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Trump puts strain on relationship with UK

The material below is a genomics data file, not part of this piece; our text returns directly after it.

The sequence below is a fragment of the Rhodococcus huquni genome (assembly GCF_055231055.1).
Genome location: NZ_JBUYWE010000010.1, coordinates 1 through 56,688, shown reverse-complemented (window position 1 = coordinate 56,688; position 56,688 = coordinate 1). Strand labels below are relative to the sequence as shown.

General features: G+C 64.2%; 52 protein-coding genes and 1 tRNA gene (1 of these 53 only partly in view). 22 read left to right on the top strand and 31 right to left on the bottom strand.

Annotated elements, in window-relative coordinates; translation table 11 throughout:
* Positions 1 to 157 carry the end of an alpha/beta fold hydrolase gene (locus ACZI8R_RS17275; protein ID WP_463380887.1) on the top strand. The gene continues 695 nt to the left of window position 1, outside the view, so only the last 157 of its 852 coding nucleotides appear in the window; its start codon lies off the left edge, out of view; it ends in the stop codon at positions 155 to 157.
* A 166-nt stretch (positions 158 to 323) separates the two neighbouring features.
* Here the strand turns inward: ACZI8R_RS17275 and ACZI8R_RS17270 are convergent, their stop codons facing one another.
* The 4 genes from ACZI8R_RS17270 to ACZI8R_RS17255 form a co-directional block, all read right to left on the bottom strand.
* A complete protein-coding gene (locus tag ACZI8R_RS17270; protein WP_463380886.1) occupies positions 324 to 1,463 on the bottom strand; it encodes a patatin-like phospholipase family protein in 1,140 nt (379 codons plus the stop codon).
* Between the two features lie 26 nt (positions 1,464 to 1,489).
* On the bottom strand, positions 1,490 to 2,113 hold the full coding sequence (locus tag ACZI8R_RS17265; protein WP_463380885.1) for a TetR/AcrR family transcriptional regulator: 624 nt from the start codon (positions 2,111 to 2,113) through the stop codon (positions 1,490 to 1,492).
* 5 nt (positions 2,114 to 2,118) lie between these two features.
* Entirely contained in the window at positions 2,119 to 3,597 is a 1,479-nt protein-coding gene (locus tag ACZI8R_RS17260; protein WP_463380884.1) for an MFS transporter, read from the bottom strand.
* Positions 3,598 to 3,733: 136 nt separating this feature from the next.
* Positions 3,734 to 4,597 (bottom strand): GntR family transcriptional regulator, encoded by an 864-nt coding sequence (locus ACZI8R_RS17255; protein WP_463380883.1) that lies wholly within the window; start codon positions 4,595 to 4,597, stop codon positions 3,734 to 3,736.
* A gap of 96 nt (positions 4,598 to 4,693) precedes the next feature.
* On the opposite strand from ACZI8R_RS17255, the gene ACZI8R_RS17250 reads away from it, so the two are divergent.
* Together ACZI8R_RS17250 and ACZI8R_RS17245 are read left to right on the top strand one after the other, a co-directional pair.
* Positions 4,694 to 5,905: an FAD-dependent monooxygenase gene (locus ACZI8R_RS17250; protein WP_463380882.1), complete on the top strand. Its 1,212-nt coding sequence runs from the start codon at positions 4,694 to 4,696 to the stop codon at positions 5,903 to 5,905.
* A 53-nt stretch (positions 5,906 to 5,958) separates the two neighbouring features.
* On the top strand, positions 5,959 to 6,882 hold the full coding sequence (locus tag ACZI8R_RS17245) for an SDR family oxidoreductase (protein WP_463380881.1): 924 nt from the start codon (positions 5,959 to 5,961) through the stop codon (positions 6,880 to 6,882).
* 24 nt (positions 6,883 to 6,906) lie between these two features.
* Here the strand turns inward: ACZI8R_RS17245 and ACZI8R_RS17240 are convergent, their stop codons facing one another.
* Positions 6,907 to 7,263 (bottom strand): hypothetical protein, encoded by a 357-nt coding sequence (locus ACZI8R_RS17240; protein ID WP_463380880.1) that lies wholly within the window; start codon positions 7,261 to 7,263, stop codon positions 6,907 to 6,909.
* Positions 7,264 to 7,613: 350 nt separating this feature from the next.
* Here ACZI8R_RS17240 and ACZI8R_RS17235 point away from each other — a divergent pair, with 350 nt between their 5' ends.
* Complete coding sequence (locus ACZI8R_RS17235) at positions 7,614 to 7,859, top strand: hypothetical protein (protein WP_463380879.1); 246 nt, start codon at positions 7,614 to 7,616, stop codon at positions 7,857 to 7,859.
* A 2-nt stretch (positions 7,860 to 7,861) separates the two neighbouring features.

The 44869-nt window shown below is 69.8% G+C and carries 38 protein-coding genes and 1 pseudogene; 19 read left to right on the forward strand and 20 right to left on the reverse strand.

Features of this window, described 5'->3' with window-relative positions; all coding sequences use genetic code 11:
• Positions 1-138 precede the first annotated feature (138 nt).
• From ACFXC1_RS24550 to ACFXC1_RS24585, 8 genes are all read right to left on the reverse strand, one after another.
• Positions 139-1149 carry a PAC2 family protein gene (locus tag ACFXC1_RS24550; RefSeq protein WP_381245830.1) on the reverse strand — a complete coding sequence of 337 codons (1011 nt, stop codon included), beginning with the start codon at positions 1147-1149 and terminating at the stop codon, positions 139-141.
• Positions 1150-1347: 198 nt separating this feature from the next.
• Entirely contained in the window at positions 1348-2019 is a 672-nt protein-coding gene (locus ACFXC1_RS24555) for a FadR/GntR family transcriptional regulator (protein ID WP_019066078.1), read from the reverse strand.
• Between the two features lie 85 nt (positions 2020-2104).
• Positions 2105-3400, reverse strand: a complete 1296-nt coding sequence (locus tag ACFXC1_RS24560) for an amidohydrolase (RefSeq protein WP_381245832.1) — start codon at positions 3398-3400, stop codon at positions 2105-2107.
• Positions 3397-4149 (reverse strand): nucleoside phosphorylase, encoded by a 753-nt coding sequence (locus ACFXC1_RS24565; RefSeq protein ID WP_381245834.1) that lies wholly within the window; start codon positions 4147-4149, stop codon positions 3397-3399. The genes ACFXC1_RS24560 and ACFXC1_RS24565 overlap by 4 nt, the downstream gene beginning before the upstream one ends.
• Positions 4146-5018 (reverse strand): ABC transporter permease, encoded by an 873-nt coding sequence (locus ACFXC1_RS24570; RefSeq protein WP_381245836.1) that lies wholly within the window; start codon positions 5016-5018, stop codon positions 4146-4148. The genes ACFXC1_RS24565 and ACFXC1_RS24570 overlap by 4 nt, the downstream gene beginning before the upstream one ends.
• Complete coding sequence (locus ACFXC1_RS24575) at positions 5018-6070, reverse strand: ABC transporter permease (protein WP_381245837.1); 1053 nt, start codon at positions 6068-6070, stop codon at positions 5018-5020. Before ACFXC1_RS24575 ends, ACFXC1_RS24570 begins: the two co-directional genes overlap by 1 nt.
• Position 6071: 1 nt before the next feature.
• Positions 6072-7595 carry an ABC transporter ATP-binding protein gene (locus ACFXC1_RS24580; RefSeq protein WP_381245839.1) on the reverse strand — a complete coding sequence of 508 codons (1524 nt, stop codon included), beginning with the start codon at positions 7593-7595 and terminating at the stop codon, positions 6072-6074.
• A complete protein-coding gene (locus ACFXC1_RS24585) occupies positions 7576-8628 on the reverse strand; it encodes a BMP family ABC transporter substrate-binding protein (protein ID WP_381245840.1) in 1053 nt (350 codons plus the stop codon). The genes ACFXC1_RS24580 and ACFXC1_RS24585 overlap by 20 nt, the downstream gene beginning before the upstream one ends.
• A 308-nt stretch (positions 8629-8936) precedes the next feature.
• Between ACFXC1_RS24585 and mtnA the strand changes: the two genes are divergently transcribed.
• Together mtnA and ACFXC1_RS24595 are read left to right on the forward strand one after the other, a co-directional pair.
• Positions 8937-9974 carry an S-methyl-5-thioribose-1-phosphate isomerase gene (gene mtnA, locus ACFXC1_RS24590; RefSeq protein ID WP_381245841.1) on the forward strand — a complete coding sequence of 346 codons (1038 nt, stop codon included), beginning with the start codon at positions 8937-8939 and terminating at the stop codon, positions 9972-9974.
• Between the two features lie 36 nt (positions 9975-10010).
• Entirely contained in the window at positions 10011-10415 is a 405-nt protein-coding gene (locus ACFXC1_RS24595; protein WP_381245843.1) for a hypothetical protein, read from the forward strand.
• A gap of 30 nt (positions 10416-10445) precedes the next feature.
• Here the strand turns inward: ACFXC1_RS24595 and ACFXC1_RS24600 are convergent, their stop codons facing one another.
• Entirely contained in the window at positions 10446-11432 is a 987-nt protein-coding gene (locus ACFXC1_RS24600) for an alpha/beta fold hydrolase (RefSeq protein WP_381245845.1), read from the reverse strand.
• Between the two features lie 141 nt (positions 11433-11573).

Then Trump went after Khan again on Monday, tweeting that he was offering only a "pathetic excuse" for the mayor's earlier statement that Britons should remain calm in the wake of the terror attack. Many British officials are enraged - especially those who work in counterterrorism. Still there's little chance that they'll break up with the Americans. For both sides, there's too much at stake. The relationship has had its ups and downs under the Trump administration. At certain times, the president and his aides have shown their commitment to the relationship - and said that they want things to work. They've shown their concern in different ways. Standing outside Nato's new building in Brussels last month, Sean Spicer, the White House press secretary, scrolled impatiently though his phone, looking for my email address. He wanted to send a message, and he was in a hurry. Tapping on the keypad, he told me: "It's from the president." It was a presidential statement that condemned leaks in the US media and the way that news outlets had revealed details about a terrorism investigation in Manchester. The UK investigators were angry about the leaks and said that they didn't want to share any more information with the Americans: the Britons didn't want their secrets revealed.

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